Academic study of reconciliation in the last three decades has focused on converting the process of enmity to amity in virtually every corner of the world, from Europe to Africa, Southeast and Northeast Asia to Latin America.
The inauguration of Joseph R. Biden Jr. on Jan. 20 was an historic event, coming on the heels of an attack on the Capitol. The transition of power occurred amid a global pandemic with heightened security and a departing president refusing to attend.
Many examples in history highlight the brave acts of people, including those during the 9/11 attacks. On Flight 93, passengers' fates were doomed after terrorists had hijacked their plane. The last minutes of those who boarded were spent fighting back to regain control of the flight, hoping to save the lives of many more.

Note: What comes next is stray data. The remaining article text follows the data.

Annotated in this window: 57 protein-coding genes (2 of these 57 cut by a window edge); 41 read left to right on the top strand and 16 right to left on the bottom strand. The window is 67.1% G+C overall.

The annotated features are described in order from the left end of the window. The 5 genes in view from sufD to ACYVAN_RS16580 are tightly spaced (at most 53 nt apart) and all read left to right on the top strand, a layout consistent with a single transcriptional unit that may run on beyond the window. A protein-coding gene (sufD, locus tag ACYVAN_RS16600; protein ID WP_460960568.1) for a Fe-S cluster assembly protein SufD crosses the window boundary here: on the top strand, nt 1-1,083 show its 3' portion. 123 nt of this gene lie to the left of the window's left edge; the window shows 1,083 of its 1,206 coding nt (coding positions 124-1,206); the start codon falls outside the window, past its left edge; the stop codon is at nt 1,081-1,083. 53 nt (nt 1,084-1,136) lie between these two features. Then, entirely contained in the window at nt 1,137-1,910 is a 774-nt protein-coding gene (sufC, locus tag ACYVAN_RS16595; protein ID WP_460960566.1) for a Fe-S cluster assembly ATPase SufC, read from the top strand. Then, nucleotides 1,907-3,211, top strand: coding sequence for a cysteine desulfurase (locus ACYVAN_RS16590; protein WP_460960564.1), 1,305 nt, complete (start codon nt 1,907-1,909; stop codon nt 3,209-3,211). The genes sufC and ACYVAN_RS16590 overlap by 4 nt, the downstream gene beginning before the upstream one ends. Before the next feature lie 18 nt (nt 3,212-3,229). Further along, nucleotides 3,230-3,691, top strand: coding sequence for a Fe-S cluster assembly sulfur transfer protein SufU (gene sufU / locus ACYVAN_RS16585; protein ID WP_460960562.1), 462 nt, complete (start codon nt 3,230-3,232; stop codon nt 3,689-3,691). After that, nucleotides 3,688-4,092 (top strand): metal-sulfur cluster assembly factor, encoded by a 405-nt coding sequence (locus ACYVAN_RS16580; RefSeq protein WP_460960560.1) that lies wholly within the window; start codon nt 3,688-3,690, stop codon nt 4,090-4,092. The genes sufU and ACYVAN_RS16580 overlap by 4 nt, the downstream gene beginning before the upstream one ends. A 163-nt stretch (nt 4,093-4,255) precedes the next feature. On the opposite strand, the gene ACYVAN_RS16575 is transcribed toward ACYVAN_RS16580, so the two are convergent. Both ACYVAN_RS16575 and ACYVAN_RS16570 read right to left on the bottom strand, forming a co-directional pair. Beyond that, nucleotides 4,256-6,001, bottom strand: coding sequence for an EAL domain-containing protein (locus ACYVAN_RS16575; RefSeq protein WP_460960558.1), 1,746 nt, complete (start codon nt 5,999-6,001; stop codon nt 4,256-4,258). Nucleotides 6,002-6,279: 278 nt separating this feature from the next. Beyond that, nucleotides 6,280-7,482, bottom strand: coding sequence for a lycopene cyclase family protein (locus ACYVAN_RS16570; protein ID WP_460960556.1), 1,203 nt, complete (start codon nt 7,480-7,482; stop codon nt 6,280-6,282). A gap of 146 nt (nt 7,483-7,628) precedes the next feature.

Since he came to power in 2012, North Korean leader Kim Jong-un has faced a dilemma: for his long-term regime’s survival and security, Kim desperately needs substantial economic reforms and opening measures, as China and Vietnam have both done.
The tumultuous conversation about race at Virginia Military Institute (VMI) should lead to some serious soul-searching at military colleges across the United States.
The 2021 issue of the Journal of Peace and War Studies gives special focus to the theme, “Preparing Military Leaders to Effectively Resolve 21st Century Security Challenges.” Its publication and theme coincide with the 2021 International Symposium of Military Academies (ISOMA), which took place October 4-8, 2021, at Norwich University.